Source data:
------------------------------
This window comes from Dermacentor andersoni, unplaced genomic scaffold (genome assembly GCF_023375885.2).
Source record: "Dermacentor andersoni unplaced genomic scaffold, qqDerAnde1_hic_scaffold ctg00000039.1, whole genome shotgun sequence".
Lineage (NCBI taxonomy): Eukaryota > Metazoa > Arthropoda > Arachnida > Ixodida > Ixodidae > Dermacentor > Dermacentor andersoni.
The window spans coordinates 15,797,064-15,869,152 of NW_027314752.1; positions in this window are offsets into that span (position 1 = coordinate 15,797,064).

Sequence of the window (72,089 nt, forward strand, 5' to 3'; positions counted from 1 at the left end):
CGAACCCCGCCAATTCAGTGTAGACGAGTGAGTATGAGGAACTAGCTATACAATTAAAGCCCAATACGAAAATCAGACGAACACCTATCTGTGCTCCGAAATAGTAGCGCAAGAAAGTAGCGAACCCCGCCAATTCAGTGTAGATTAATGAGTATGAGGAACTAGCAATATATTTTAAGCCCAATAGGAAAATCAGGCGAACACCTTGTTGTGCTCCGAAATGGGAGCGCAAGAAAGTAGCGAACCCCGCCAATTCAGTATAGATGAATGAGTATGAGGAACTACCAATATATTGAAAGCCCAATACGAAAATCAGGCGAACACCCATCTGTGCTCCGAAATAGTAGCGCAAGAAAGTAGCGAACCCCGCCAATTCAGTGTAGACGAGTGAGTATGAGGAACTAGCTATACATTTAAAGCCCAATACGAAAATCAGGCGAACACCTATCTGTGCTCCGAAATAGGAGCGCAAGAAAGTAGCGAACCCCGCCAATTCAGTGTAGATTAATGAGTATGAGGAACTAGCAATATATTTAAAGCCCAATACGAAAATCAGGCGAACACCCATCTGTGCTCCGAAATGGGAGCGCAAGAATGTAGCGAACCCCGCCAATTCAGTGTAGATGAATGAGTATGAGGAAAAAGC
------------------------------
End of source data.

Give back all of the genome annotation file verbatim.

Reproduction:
This window comes from Dermacentor andersoni, unplaced genomic scaffold (genome assembly GCF_023375885.2).
Source record: "Dermacentor andersoni unplaced genomic scaffold, qqDerAnde1_hic_scaffold ctg00000039.1, whole genome shotgun sequence".
Lineage (NCBI taxonomy): Eukaryota > Metazoa > Arthropoda > Arachnida > Ixodida > Ixodidae > Dermacentor > Dermacentor andersoni.
The window spans coordinates 15,797,064-15,869,152 of NW_027314752.1; positions in this window are offsets into that span (position 1 = coordinate 15,797,064).

Sequence of the window (72,089 nt, forward strand, 5' to 3'; positions counted from 1 at the left end):
CGAACCCCGCCAATTCAGTGTAGACGAGTGAGTATGAGGAACTAGCTATACAATTAAAGCCCAATACGAAAATCAGACGAACACCTATCTGTGCTCCGAAATAGTAGCGCAAGAAAGTAGCGAACCCCGCCAATTCAGTGTAGATTAATGAGTATGAGGAACTAGCAATATATTTTAAGCCCAATAGGAAAATCAGGCGAACACCTTGTTGTGCTCCGAAATGGGAGCGCAAGAAAGTAGCGAACCCCGCCAATTCAGTATAGATGAATGAGTATGAGGAACTACCAATATATTGAAAGCCCAATACGAAAATCAGGCGAACACCCATCTGTGCTCCGAAATAGTAGCGCAAGAAAGTAGCGAACCCCGCCAATTCAGTGTAGACGAGTGAGTATGAGGAACTAGCTATACATTTAAAGCCCAATACGAAAATCAGGCGAACACCTATCTGTGCTCCGAAATAGGAGCGCAAGAAAGTAGCGAACCCCGCCAATTCAGTGTAGATTAATGAGTATGAGGAACTAGCAATATATTTAAAGCCCAATACGAAAATCAGGCGAACACCCATCTGTGCTCCGAAATGGGAGCGCAAGAATGTAGCGAACCCCGCCAATTCAGTGTAGATGAATGAGTATGAGGAAAAAGC